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Mark Twain > Those Extraordinary Twins > Chapter II

Those Extraordinary Twins

Chapter II


The family sat in the breakfast-room waiting for the twins to come down.
The widow was quiet, the daughter was alive with happy excitement. She

"Ah, they're a boon, ma, just a boon! don't you think so?"

"Laws, I hope so, I don't know."

"Why, ma, yes you do. They're so fine and handsome, and high-bred and
polite, so every way superior to our gawks here in this village; why,
they'll make life different from what it was--so humdrum and commonplace,
you know--oh, you may be sure they're full of accomplishments, and
knowledge of the world, and all that, that will be an immense advantage
to society here. Don't you think so, ma?"

"Mercy on me, how should I know, and I've hardly set eyes on them yet."
After a pause she added, "They made considerable noise after they went

"Noise? Why, ma, they were singing! And it was beautiful, too."

"Oh, it was well enough, but too mixed-up, seemed to me."

"Now, ma, honor bright, did you ever hear 'Greenland's Icy Mountains'
sung sweeter--now did you?"

"If it had been sung by itself, it would have been uncommon sweet, I
don't deny it; but what they wanted to mix it up with 'Old Bob Ridley'
for, I can't make out. Why, they don't go together, at all. They are
not of the same nature. 'Bob Ridley' is a common rackety slam-bang
secular song, one of the rippingest and rantingest and noisiest there is.
I am no judge of music, and I don't claim it, but in my opinion nobody
can make those two songs go together right."

"Why, ma, I thought--"

"It don't make any difference what you thought, it can't be done. They
tried it, and to my mind it was a failure. I never heard such a crazy
uproar; seemed to me, sometimes, the roof would come off; and as for the
cats--well, I've lived a many a year, and seen cats aggravated in more
ways than one, but I've never seen cats take on the way they took on last

"Well, I don't think that that goes for anything, ma, because it is the
nature of cats that any sound that is unusual--"

"Unusual! You may well call it so. Now if they are going to sing duets
every night, I do hope they will both sing the same tune at the same
time, for in my opinion a duet that is made up of two different tunes is
a mistake; especially when the tunes ain't any kin to one another, that

"But, ma, I think it must be a foreign custom; and it must be right too;
and the best way, because they have had every opportunity to know what is
right, and it don't stand to reason that with their education they would
do anything but what the highest musical authorities have sanctioned.
You can't help but admit that, ma."

The argument was formidably strong; the old lady could not find any way
around it; so, after thinking it over awhile she gave in with a sigh of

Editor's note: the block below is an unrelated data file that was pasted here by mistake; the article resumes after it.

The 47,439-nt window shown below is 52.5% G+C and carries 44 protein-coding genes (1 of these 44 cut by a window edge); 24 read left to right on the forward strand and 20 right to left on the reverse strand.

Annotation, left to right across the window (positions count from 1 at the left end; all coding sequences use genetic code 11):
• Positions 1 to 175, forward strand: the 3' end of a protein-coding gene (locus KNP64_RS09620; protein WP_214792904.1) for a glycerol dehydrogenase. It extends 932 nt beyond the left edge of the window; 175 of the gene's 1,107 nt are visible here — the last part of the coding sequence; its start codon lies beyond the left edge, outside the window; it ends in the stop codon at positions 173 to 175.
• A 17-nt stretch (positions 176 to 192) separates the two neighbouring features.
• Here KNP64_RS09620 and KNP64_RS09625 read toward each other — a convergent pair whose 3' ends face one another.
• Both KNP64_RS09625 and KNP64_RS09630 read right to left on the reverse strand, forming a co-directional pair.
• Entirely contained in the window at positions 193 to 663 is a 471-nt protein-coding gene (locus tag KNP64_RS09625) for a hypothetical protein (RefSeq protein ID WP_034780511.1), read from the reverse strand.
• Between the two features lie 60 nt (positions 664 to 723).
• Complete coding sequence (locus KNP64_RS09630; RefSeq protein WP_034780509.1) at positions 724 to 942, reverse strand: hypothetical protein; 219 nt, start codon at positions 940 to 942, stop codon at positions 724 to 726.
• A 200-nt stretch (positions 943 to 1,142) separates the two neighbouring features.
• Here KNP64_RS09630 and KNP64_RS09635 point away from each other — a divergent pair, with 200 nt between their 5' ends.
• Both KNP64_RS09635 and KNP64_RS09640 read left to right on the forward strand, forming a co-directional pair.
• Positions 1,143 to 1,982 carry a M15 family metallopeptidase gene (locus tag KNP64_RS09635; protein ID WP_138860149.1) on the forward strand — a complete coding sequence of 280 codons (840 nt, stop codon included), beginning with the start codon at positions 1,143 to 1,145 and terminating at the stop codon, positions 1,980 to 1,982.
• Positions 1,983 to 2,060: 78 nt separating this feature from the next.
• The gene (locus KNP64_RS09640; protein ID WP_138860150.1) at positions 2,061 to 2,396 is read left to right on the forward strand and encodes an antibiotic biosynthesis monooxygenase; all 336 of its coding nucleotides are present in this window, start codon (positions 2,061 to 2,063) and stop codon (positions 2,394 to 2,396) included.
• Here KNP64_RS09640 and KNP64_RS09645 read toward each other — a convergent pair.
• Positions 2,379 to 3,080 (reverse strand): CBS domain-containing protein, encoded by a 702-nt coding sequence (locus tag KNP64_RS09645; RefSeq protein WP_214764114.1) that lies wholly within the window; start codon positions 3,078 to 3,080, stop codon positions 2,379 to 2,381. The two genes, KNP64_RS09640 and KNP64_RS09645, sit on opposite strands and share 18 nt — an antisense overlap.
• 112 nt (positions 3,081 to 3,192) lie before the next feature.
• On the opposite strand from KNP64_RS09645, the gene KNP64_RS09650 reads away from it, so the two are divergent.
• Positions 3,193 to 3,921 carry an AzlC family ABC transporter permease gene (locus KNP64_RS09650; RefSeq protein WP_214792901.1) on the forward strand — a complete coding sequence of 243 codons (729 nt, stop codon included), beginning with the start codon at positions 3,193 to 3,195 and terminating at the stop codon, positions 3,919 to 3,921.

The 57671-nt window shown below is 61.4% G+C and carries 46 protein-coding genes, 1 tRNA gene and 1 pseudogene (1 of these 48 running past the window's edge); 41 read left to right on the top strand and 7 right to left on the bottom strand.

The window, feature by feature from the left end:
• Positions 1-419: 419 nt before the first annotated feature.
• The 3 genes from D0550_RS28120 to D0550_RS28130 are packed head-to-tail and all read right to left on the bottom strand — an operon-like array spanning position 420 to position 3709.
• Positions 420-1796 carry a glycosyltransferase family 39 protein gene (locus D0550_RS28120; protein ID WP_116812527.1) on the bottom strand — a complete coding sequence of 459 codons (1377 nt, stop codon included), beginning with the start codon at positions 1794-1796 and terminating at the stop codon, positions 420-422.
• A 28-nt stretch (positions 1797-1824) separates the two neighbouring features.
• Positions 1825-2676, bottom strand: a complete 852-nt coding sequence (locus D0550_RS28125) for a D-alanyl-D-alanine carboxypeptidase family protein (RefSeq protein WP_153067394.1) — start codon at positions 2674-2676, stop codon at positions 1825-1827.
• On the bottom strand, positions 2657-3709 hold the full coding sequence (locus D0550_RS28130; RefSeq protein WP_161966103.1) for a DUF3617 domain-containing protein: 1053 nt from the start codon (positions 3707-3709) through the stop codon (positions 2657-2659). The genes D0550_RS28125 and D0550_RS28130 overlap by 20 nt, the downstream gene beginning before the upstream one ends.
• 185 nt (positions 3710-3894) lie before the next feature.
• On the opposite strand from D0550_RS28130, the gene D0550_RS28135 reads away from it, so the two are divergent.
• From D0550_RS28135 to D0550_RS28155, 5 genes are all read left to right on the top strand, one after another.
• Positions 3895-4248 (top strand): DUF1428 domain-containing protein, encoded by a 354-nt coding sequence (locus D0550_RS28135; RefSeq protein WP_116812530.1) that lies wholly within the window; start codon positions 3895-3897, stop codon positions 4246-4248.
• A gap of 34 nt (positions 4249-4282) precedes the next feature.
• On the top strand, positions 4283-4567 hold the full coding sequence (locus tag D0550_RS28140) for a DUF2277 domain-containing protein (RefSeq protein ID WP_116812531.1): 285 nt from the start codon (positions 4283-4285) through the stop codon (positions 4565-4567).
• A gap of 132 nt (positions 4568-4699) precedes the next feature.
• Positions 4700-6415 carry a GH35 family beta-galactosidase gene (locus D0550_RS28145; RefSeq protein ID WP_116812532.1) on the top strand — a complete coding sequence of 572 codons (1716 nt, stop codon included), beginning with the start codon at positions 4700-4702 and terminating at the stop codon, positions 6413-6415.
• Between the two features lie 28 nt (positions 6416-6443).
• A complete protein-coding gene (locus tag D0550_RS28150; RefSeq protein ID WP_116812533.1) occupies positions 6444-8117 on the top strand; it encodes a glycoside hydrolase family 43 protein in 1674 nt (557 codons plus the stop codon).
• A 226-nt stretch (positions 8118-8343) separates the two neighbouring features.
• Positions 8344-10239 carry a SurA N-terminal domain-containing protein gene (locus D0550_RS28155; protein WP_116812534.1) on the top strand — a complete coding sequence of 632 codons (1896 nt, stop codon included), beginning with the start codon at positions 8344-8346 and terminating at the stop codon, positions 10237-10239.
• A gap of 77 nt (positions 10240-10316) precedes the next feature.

discontent, and admitted that the daughter's position was probably
correct. Being vanquished, she had no mind to continue the topic at that
disadvantage, and was about to seek a change when a change came of
itself. A footstep was heard on the stairs, and she said:

"There-he's coming!"

"They, ma--you ought to say they--it's nearer right."

The new lodger, rather shoutingly dressed but looking superbly handsome,
stepped with courtly carnage into the trim little breakfast-room and put
out all his cordial arms at once, like one of those pocket-knives with a
multiplicity of blades, and shook hands with the whole family
simultaneously. He was so easy and pleasant and hearty that all
embarrassment presently thawed away and disappeared, and a cheery feeling
of friendliness and comradeship took its place. He--or preferably they
--were asked to occupy the seat of honor at the foot of the table. They
consented with thanks, and carved the beefsteak with one set of their
hands while they distributed it at the same time with the other set.

"Will you have coffee, gentlemen, or tea?"

"Coffee for Luigi, if you please, madam, tea for me."

"Cream and sugar?"

"For me, yes, madam; Luigi takes his coffee, black. Our natures differ a
good deal from each other, and our tastes also."

The first time the negro girl Nancy appeared in the door and saw the two
heads turned in opposite directions and both talking at once, then saw
the commingling arms feed potatoes into one mouth and coffee into the
other at the same time, she had to pause and pull herself out of a
faintness that came over her; but after that she held her grip and was
able to wait on the table with fair courage.

Conversation fell naturally into the customary grooves. It was a little
jerky, at first, because none of the family could get smoothly through a
sentence without a wabble in it here and a break there, caused by some